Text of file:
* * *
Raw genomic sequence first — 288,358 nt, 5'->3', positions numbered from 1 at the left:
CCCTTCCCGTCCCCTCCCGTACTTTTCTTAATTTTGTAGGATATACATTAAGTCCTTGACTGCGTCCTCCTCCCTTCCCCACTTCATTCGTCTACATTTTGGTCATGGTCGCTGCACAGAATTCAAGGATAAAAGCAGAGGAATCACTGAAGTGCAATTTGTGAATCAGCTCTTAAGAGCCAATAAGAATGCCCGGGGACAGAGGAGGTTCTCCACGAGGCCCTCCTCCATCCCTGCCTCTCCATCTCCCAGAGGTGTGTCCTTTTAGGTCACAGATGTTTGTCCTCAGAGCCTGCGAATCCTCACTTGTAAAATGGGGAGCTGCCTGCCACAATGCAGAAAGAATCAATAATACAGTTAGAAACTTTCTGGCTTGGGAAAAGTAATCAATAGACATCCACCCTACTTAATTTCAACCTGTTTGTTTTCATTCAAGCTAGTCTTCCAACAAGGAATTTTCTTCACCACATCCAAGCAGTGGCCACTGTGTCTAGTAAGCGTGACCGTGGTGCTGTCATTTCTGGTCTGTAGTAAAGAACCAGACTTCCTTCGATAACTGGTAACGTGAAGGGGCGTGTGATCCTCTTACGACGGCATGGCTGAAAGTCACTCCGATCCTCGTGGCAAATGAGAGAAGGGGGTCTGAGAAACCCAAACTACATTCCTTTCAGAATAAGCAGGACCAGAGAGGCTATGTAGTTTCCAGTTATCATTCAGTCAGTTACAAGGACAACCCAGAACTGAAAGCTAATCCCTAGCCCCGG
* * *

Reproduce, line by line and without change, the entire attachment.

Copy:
Raw genomic sequence first — 288,358 nt, 5'->3', positions numbered from 1 at the left:
CCCTTCCCGTCCCCTCCCGTACTTTTCTTAATTTTGTAGGATATACATTAAGTCCTTGACTGCGTCCTCCTCCCTTCCCCACTTCATTCGTCTACATTTTGGTCATGGTCGCTGCACAGAATTCAAGGATAAAAGCAGAGGAATCACTGAAGTGCAATTTGTGAATCAGCTCTTAAGAGCCAATAAGAATGCCCGGGGACAGAGGAGGTTCTCCACGAGGCCCTCCTCCATCCCTGCCTCTCCATCTCCCAGAGGTGTGTCCTTTTAGGTCACAGATGTTTGTCCTCAGAGCCTGCGAATCCTCACTTGTAAAATGGGGAGCTGCCTGCCACAATGCAGAAAGAATCAATAATACAGTTAGAAACTTTCTGGCTTGGGAAAAGTAATCAATAGACATCCACCCTACTTAATTTCAACCTGTTTGTTTTCATTCAAGCTAGTCTTCCAACAAGGAATTTTCTTCACCACATCCAAGCAGTGGCCACTGTGTCTAGTAAGCGTGACCGTGGTGCTGTCATTTCTGGTCTGTAGTAAAGAACCAGACTTCCTTCGATAACTGGTAACGTGAAGGGGCGTGTGATCCTCTTACGACGGCATGGCTGAAAGTCACTCCGATCCTCGTGGCAAATGAGAGAAGGGGGTCTGAGAAACCCAAACTACATTCCTTTCAGAATAAGCAGGACCAGAGAGGCTATGTAGTTTCCAGTTATCATTCAGTCAGTTACAAGGACAACCCAGAACTGAAAGCTAATCCCTAGCCCCGG